Even Good Things Can Wear Out Attention
It is really remarkable how well humans are at self-regulation overall, how our instincts and preferences can guide us. But as we know, they are not infallible.
We all know that there can be a disjunct between what’s good for us and what feels good.
Often this is because the environment we’ve adapted to over multitudes of generations has changed. Rare food supplies have become abundant. Heavy exercise in the course of daily routines has become rare. The concentration of what we encounter has changed. For example, concentrated sugar used to be very hard to get—honey was almost the only raw source. Now we are awash in syrup—much of it high-fructose, which can vex our metabolism.
Another, more dire, example is that in nature, it is very unusual to come into contact with concentrated sources of nuclear radiation. Which may be why humans do not come with built-in nuclear detectors. We don’t hurt or sweat or get itchy when we are exposed to this kind of radiation, even though it is very dangerous to us.
A similar thing happens with cognitive instincts. We like things that are bright, flashy, have a good story line, are mysterious but still make sense, and are survival related. But, even though these things are fascinating, and do not drain attention for that reason, they also have aspects, especially in the modern forms we contact most frequently, that do indeed require concentration.
Unfortunately (and this is something you will not hear on TV!) television is notorious for draining attention. This is partly due to the chopped up nature of commercial television—where the aim is to fascinate you enough to keep you watching through the commercials, which are the bottom line of TV. So just when you really get interested, you get interrupted, and have to try to hold a train of thought through a commercial.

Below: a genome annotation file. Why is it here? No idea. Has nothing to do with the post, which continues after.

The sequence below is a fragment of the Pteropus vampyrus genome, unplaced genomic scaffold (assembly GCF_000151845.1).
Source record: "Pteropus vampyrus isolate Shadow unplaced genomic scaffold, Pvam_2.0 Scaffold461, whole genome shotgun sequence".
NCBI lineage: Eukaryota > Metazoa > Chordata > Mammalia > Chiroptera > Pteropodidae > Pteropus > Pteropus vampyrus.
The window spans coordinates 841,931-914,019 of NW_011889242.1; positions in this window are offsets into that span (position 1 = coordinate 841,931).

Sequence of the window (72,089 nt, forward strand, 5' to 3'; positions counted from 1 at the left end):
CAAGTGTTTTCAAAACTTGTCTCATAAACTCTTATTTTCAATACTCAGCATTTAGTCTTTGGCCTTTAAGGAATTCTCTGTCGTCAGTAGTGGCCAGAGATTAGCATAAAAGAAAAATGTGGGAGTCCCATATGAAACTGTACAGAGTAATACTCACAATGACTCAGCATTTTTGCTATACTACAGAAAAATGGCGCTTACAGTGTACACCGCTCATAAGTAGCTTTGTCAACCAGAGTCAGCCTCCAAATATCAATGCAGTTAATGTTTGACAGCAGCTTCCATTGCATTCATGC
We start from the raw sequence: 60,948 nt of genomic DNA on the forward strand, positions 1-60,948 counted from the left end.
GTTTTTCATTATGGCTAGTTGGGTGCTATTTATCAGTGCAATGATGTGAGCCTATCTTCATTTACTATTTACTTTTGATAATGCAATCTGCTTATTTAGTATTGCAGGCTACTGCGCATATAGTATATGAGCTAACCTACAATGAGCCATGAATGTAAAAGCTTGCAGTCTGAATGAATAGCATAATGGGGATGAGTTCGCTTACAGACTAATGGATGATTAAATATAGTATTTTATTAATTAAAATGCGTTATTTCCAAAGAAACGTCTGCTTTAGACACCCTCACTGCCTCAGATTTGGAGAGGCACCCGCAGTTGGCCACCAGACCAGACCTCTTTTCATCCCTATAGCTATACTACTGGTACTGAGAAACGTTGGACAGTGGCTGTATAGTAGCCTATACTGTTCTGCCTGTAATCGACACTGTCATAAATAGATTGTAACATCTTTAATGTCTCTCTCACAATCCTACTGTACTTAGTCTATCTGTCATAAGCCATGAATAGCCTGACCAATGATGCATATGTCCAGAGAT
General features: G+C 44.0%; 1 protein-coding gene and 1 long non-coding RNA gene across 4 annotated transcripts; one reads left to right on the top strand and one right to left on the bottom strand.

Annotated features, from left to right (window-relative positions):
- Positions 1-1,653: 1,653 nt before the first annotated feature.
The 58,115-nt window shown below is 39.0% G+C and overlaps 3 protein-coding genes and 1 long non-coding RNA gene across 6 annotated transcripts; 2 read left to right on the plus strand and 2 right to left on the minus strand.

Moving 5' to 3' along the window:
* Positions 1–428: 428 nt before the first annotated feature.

Another aspect of television that makes it unusually hard on directed attention is that the screen size often takes up just a small angle of vision—this means you have to work hard just to keep your eyes glued to the screen. Larger TV screens will help this, but increased commercials may erase any improvement.
Third, many parts of television increasingly use the “MTV effect”—fast cuts, fancy transitions, odd camera angles, to hook in really basic human neurophysiology to keep us engaged. (Even frogs pay attention to movement!)
But they can only go so far in keeping us tuned to boring content, and may in themselves be fatiguing if done in the wrong way or at the wrong speed.
2 Video Games
However, many of us have suffered from the “Mall Syndrome,” coming home after even a short bout of shopping exhausted, irritable, and our of focus. In part this is because of simple too-muchness. We were built to discriminate between several bushes full of berries, not hundreds of forests full of them. Making a choice between two or three things is fun and engaging. Making a choice between three dozen almost identical things is disconcerting and depleting. (reference)
5. Social activities
that actually are good for us may drain attention
Because of this, when we engage in these activities, it’s a good idea to schedule break time, and plan for restoration time.
C. Some things
that do not drain attention can also be bad for us!
Blood sports are a good example. You may lose a limb bullfighting or alligator wrestling, but you will probably not be very distracted. So just because you feel focused and energized does not in itself mean something is good for you overall!
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